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The Honolulu Advertiser
Posted on: Saturday, December 27, 2003

Plenty of places to pass along your unwanted gift card

By Becky Yerak
Chicago Tribune

You're the sort of person with yellow Post-it notes on your computer, the type known to scrawl a phone number on your palm.

A friend buys you a $50 gift card to Franklin Covey, seller of calendar planning pages, binders and other productivity tools.

You obligingly gush, "I can buy two years' worth of refill pages." In reality, your mind races to whom you might "regift" the certificate.

Help is on the way.

Internet sites are available to help dispose of gift cards not on recipients' wish lists.

Swapswop.com lets users buy and sell gift certificates, as well as books, CDs, DVDs and Playstation products.

Two other sites are devoted to gift cards alone.

One is Swapagift.com. The other is Certificateswap.com, which debuted earlier this month.

In midafternoon on Christmas Day, there were five Sears gift certificates on Certificateswap. By late afternoon yesterday, there were still five.

Swapagift had one Sears certificate.

"We've only been up a few weeks," said Cameron Johnson, the 19-year-old founder of Certificateswap. He used to unload his unwanted gift cards on eBay.

His site has been getting about 10,000 page views a day and currently has more than 350 gift cards for sale, of which "several dozen" were posted Friday, he said.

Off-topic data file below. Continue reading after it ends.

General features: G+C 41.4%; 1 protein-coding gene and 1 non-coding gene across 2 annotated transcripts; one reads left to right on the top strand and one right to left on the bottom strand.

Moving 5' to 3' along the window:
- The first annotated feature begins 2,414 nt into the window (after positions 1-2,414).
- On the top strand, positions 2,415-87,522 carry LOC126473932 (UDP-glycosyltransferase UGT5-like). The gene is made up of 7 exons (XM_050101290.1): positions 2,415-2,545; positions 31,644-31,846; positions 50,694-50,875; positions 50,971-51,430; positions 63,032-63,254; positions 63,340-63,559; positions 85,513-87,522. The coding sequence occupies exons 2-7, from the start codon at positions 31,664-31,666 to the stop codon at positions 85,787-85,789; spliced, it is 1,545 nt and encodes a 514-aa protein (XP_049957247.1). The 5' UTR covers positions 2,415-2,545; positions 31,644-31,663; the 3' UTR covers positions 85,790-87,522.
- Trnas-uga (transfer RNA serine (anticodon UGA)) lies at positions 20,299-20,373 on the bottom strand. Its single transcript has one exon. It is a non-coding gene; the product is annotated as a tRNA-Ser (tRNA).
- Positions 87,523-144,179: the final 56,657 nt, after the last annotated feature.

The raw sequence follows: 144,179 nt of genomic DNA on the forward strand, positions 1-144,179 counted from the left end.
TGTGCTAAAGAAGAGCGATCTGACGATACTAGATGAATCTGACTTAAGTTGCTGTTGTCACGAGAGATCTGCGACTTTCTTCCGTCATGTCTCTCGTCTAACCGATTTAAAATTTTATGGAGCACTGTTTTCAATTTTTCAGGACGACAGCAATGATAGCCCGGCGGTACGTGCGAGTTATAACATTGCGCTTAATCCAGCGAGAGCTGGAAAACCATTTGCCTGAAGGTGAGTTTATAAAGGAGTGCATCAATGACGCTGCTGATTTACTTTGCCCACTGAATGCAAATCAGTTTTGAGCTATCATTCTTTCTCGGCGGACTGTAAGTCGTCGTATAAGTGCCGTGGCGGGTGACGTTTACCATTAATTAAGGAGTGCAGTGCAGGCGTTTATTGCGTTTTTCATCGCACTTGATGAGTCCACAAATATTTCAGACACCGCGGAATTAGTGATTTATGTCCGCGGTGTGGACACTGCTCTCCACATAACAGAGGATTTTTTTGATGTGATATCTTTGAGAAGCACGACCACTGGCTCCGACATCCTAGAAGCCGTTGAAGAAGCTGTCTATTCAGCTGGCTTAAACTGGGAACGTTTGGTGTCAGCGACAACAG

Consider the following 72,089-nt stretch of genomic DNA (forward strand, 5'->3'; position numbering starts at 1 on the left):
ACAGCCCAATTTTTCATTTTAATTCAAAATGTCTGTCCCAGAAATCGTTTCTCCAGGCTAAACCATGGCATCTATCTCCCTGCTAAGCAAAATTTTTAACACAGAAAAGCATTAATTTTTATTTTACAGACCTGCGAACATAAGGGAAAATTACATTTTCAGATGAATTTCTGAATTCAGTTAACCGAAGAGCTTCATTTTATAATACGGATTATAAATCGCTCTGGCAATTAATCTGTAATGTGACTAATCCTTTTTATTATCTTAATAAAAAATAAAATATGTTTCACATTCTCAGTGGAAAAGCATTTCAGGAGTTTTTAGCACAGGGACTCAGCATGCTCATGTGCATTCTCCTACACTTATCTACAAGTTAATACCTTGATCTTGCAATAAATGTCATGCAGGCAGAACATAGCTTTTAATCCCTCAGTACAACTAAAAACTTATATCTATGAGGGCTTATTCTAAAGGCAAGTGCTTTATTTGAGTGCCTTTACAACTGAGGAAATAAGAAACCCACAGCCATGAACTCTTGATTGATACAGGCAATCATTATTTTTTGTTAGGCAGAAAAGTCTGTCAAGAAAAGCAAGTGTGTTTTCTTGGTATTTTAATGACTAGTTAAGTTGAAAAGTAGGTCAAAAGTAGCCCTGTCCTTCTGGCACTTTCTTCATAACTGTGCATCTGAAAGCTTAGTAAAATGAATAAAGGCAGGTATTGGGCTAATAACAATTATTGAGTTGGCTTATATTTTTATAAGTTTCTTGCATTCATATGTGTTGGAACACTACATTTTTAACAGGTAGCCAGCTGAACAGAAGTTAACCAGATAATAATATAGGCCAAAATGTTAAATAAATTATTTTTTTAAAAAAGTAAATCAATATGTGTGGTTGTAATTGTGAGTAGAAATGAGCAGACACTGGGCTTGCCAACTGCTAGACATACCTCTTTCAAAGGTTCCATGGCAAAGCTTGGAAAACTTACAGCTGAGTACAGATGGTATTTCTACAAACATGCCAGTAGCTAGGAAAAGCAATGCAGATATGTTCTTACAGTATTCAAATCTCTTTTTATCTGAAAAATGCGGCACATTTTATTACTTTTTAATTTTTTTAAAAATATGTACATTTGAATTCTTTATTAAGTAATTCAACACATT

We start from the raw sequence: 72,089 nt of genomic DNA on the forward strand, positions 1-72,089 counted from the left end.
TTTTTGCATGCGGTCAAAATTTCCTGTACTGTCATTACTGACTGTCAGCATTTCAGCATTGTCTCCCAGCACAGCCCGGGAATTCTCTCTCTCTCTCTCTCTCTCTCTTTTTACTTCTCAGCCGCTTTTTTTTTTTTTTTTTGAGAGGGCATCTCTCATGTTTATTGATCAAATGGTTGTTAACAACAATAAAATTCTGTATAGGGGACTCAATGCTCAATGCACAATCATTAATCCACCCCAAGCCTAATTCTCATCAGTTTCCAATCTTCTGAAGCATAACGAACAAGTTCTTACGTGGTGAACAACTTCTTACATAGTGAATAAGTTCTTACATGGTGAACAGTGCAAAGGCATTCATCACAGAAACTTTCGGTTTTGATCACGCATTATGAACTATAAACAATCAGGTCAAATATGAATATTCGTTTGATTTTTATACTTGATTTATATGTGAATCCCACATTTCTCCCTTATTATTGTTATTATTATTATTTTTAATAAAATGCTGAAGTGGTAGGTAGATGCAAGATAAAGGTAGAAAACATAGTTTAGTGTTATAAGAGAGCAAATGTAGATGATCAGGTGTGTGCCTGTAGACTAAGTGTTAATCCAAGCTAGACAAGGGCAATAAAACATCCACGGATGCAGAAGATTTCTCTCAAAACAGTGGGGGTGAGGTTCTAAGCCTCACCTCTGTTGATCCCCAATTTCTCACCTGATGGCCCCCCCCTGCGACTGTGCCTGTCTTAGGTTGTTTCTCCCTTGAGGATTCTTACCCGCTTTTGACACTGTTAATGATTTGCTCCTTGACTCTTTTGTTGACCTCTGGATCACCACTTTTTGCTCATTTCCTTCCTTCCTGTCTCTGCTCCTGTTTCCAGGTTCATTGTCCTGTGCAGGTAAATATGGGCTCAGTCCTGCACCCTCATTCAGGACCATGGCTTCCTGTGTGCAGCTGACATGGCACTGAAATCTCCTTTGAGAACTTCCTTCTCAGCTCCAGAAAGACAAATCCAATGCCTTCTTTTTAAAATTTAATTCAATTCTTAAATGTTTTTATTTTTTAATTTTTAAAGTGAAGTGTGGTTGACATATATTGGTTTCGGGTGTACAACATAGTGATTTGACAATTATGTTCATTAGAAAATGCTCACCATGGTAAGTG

Buying on Certificateswap is free.

As for the sell side, it's free to list a certificate. But if and when there's a taker, then a 7.5 percent processing fee on the sale price is levied.

Among the disclaimers on the Web site: The Roanoke, Va., business can't be held liable if there's a problem with the accuracy of a listing or a hitch in the ability of sellers to sell an item.

Here's how it works: A buyer purchases a certificate. Certificateswap escrows the money and then alerts the seller, who is asked to confirm the deal.

Once the sale is confirmed, the seller receives the purchaser's address and must ship the certificate within 24 hours. If the seller can't ship within 24 hours, then Certificateswap asks that the seller "decline" the sale. If the seller doesn't confirm the sale within 48 hours, the deal is canceled.

After the deal has been completed — the buyer says everything went smoothly, or 30 days have passed and the buyer hasn't lodged a complaint — the seller gets paid.